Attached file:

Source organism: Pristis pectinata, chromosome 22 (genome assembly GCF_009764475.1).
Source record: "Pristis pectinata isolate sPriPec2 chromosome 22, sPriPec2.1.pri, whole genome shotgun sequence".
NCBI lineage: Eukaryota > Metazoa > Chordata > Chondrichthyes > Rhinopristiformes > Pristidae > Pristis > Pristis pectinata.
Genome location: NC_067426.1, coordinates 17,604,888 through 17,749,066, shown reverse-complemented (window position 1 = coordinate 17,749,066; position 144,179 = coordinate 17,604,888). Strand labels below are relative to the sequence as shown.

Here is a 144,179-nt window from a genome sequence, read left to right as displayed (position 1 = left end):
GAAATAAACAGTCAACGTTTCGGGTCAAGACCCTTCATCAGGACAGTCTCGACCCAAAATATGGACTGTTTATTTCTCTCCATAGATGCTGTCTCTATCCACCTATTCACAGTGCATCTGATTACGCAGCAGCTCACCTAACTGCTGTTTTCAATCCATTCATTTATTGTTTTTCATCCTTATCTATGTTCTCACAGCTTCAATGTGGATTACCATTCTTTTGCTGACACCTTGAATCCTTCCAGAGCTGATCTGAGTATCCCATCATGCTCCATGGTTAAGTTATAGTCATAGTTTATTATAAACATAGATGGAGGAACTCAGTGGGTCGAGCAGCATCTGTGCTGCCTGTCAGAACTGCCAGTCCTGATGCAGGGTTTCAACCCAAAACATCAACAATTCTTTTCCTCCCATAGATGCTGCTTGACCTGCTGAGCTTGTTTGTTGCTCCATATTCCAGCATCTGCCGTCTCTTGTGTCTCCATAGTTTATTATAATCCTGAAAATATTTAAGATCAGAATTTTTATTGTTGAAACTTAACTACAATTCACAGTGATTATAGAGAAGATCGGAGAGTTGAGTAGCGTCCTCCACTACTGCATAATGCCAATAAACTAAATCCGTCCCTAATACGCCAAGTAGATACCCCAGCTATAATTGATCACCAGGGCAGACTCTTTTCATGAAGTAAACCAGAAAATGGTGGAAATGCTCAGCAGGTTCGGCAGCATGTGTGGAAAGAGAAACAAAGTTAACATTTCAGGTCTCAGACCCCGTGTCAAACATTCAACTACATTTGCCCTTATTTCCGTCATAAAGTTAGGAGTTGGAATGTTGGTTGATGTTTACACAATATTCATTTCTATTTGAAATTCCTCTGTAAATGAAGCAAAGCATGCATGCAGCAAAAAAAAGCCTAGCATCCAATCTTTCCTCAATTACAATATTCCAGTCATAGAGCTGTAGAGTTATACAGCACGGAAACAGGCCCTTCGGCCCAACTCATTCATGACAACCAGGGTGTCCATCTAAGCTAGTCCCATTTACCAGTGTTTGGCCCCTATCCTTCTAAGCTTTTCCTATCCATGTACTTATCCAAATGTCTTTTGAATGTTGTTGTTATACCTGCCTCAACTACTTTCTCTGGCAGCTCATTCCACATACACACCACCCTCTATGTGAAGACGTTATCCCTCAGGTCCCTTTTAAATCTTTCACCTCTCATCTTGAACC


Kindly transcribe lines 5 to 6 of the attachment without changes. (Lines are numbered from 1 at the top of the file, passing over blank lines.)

Here is a 144,179-nt window from a genome sequence, read left to right as displayed (position 1 = left end):
GAAATAAACAGTCAACGTTTCGGGTCAAGACCCTTCATCAGGACAGTCTCGACCCAAAATATGGACTGTTTATTTCTCTCCATAGATGCTGTCTCTATCCACCTATTCACAGTGCATCTGATTACGCAGCAGCTCACCTAACTGCTGTTTTCAATCCATTCATTTATTGTTTTTCATCCTTATCTATGTTCTCACAGCTTCAATGTGGATTACCATTCTTTTGCTGACACCTTGAATCCTTCCAGAGCTGATCTGAGTATCCCATCATGCTCCATGGTTAAGTTATAGTCATAGTTTATTATAAACATAGATGGAGGAACTCAGTGGGTCGAGCAGCATCTGTGCTGCCTGTCAGAACTGCCAGTCCTGATGCAGGGTTTCAACCCAAAACATCAACAATTCTTTTCCTCCCATAGATGCTGCTTGACCTGCTGAGCTTGTTTGTTGCTCCATATTCCAGCATCTGCCGTCTCTTGTGTCTCCATAGTTTATTATAATCCTGAAAATATTTAAGATCAGAATTTTTATTGTTGAAACTTAACTACAATTCACAGTGATTATAGAGAAGATCGGAGAGTTGAGTAGCGTCCTCCACTACTGCATAATGCCAATAAACTAAATCCGTCCCTAATACGCCAAGTAGATACCCCAGCTATAATTGATCACCAGGGCAGACTCTTTTCATGAAGTAAACCAGAAAATGGTGGAAATGCTCAGCAGGTTCGGCAGCATGTGTGGAAAGAGAAACAAAGTTAACATTTCAGGTCTCAGACCCCGTGTCAAACATTCAACTACATTTGCCCTTATTTCCGTCATAAAGTTAGGAGTTGGAATGTTGGTTGATGTTTACACAATATTCATTTCTATTTGAAATTCCTCTGTAAATGAAGCAAAGCATGCATGCAGCAAAAAAAAGCCTAGCATCCAATCTTTCCTCAATTACAATATTCCAGTCATAGAGCTGTAGAGTTATACAGCACGGAAACAGGCCCTTCGGCCCAACTCATTCATGACAACCAGGGTGTCCATCTAAGCTAGTCCCATTTACCAGTGTTTGGCCCCTATCCTTCTAAGCTTTTCCTATCCATGTACTTATCCAAATGTCTTTTGAATGTTGTTGTTATACCTGCCTCAACTACTTTCTCTGGCAGCTCATTCCACATACACACCACCCTCTATGTGAAGACGTTATCCCTCAGGTCCCTTTTAAATCTTTCACCTCTCATCTTGAACC